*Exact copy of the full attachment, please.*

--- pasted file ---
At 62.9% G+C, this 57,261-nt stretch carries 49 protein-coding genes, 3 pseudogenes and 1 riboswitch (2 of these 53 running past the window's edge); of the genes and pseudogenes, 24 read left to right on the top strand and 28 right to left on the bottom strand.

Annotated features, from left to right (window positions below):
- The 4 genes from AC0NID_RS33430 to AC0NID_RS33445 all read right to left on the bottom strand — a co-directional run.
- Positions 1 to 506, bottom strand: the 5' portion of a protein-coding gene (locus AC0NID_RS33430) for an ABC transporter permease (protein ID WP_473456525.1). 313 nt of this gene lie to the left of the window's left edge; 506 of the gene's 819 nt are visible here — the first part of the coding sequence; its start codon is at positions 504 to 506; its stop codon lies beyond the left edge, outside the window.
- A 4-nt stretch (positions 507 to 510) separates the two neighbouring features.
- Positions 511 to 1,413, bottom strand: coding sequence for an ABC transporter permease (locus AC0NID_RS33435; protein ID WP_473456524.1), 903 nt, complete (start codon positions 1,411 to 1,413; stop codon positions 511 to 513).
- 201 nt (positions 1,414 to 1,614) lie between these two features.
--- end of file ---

At 62.9% G+C, this 57,261-nt stretch carries 49 protein-coding genes, 3 pseudogenes and 1 riboswitch (2 of these 53 running past the window's edge); of the genes and pseudogenes, 24 read left to right on the top strand and 28 right to left on the bottom strand.

Annotated features, from left to right (window positions below):
- The 4 genes from AC0NID_RS33430 to AC0NID_RS33445 all read right to left on the bottom strand — a co-directional run.
- Positions 1 to 506, bottom strand: the 5' portion of a protein-coding gene (locus AC0NID_RS33430) for an ABC transporter permease (protein ID WP_473456525.1). 313 nt of this gene lie to the left of the window's left edge; 506 of the gene's 819 nt are visible here — the first part of the coding sequence; its start codon is at positions 504 to 506; its stop codon lies beyond the left edge, outside the window.
- A 4-nt stretch (positions 507 to 510) separates the two neighbouring features.
- Positions 511 to 1,413, bottom strand: coding sequence for an ABC transporter permease (locus AC0NID_RS33435; protein ID WP_473456524.1), 903 nt, complete (start codon positions 1,411 to 1,413; stop codon positions 511 to 513).
- 201 nt (positions 1,414 to 1,614) lie between these two features.